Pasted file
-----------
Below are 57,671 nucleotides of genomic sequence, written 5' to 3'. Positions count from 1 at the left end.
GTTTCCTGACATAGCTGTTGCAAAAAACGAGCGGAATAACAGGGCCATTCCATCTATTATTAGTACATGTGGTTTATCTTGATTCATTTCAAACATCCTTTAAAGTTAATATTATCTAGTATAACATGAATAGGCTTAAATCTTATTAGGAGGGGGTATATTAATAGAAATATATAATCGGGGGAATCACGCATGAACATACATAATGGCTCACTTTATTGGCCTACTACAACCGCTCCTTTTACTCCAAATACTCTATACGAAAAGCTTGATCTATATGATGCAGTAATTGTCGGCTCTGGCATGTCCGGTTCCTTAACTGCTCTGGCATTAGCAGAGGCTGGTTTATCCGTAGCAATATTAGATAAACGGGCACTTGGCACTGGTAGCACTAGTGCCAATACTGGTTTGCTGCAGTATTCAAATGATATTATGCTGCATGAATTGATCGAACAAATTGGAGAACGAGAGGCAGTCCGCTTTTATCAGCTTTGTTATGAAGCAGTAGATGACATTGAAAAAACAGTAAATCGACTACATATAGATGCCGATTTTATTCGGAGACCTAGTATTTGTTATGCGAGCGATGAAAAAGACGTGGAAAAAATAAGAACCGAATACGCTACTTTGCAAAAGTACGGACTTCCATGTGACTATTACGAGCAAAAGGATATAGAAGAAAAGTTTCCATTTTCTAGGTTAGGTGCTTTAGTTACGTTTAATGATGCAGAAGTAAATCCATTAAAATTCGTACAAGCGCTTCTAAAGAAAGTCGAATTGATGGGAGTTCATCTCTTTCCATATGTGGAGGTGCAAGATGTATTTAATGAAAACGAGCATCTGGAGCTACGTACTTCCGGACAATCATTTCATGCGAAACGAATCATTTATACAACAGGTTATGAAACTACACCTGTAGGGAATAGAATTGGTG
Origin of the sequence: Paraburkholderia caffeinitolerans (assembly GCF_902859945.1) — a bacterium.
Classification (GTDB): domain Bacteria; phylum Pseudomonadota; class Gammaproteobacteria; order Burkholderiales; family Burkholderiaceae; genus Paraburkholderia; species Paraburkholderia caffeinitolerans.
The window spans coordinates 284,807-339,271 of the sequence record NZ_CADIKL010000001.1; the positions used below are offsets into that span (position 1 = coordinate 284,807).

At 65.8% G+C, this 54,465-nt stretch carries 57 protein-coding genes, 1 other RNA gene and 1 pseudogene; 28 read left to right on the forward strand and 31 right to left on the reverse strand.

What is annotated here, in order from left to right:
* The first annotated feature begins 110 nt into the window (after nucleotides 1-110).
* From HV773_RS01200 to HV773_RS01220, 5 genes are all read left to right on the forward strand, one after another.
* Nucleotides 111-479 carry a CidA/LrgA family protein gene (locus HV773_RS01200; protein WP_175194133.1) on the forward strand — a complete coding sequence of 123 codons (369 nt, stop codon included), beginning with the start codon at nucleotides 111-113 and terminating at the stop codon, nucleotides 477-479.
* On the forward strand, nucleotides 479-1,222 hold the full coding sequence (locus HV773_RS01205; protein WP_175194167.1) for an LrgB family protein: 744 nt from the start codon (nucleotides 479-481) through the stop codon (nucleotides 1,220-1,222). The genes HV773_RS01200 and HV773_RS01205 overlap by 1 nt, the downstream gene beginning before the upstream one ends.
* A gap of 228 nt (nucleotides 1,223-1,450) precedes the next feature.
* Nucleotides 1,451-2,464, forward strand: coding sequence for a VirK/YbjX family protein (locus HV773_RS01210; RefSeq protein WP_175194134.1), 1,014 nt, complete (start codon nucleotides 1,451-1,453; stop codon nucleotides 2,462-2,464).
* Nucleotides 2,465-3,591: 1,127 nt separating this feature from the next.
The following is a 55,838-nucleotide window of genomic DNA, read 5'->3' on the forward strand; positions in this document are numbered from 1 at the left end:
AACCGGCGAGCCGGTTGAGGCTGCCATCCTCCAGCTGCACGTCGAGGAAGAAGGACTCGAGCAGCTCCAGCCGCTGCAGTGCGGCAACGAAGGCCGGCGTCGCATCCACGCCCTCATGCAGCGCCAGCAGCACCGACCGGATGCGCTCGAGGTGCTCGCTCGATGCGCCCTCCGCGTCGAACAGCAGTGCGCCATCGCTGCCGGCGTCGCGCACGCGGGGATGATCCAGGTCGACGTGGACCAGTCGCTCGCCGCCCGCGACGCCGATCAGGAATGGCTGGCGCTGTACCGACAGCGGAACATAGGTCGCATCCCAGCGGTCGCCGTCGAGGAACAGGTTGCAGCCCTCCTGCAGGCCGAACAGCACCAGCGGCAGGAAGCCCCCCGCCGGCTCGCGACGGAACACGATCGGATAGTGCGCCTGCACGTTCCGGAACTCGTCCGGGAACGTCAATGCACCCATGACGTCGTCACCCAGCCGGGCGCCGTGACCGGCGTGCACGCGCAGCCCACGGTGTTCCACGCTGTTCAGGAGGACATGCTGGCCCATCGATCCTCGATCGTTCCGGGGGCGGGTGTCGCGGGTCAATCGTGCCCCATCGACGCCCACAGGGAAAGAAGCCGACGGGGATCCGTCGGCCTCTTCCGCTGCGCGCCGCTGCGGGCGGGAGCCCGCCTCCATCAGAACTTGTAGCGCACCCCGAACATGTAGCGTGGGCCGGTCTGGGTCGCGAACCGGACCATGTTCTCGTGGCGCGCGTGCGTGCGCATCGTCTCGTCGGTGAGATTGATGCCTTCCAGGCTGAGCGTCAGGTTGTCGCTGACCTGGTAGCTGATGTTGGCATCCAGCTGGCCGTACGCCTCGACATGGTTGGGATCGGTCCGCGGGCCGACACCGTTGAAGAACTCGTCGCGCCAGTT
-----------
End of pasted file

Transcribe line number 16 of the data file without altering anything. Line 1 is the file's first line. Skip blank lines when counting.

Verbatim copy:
AACCGGCGAGCCGGTTGAGGCTGCCATCCTCCAGCTGCACGTCGAGGAAGAAGGACTCGAGCAGCTCCAGCCGCTGCAGTGCGGCAACGAAGGCCGGCGTCGCATCCACGCCCTCATGCAGCGCCAGCAGCACCGACCGGATGCGCTCGAGGTGCTCGCTCGATGCGCCCTCCGCGTCGAACAGCAGTGCGCCATCGCTGCCGGCGTCGCGCACGCGGGGATGATCCAGGTCGACGTGGACCAGTCGCTCGCCGCCCGCGACGCCGATCAGGAATGGCTGGCGCTGTACCGACAGCGGAACATAGGTCGCATCCCAGCGGTCGCCGTCGAGGAACAGGTTGCAGCCCTCCTGCAGGCCGAACAGCACCAGCGGCAGGAAGCCCCCCGCCGGCTCGCGACGGAACACGATCGGATAGTGCGCCTGCACGTTCCGGAACTCGTCCGGGAACGTCAATGCACCCATGACGTCGTCACCCAGCCGGGCGCCGTGACCGGCGTGCACGCGCAGCCCACGGTGTTCCACGCTGTTCAGGAGGACATGCTGGCCCATCGATCCTCGATCGTTCCGGGGGCGGGTGTCGCGGGTCAATCGTGCCCCATCGACGCCCACAGGGAAAGAAGCCGACGGGGATCCGTCGGCCTCTTCCGCTGCGCGCCGCTGCGGGCGGGAGCCCGCCTCCATCAGAACTTGTAGCGCACCCCGAACATGTAGCGTGGGCCGGTCTGGGTCGCGAACCGGACCATGTTCTCGTGGCGCGCGTGCGTGCGCATCGTCTCGTCGGTGAGATTGATGCCTTCCAGGCTGAGCGTCAGGTTGTCGCTGACCTGGTAGCTGATGTTGGCATCCAGCTGGCCGTACGCCTCGACATGGTTGGGATCGGTCCGCGGGCCGACACCGTTGAAGAACTCGTCGCGCCAGTT